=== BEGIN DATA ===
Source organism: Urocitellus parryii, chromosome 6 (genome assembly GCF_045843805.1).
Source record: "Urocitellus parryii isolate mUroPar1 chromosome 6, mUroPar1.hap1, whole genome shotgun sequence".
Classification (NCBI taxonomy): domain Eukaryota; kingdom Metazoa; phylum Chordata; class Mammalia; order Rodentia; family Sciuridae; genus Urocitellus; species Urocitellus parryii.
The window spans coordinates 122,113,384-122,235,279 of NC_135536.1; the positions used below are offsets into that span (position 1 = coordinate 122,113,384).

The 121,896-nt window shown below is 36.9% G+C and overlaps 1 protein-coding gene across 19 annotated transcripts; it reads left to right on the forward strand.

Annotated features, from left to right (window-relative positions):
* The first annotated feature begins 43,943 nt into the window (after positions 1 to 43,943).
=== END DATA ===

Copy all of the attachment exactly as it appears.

Source organism: Urocitellus parryii, chromosome 6 (genome assembly GCF_045843805.1).
Source record: "Urocitellus parryii isolate mUroPar1 chromosome 6, mUroPar1.hap1, whole genome shotgun sequence".
Classification (NCBI taxonomy): domain Eukaryota; kingdom Metazoa; phylum Chordata; class Mammalia; order Rodentia; family Sciuridae; genus Urocitellus; species Urocitellus parryii.
The window spans coordinates 122,113,384-122,235,279 of NC_135536.1; the positions used below are offsets into that span (position 1 = coordinate 122,113,384).

The 121,896-nt window shown below is 36.9% G+C and overlaps 1 protein-coding gene across 19 annotated transcripts; it reads left to right on the forward strand.

Annotated features, from left to right (window-relative positions):
* The first annotated feature begins 43,943 nt into the window (after positions 1 to 43,943).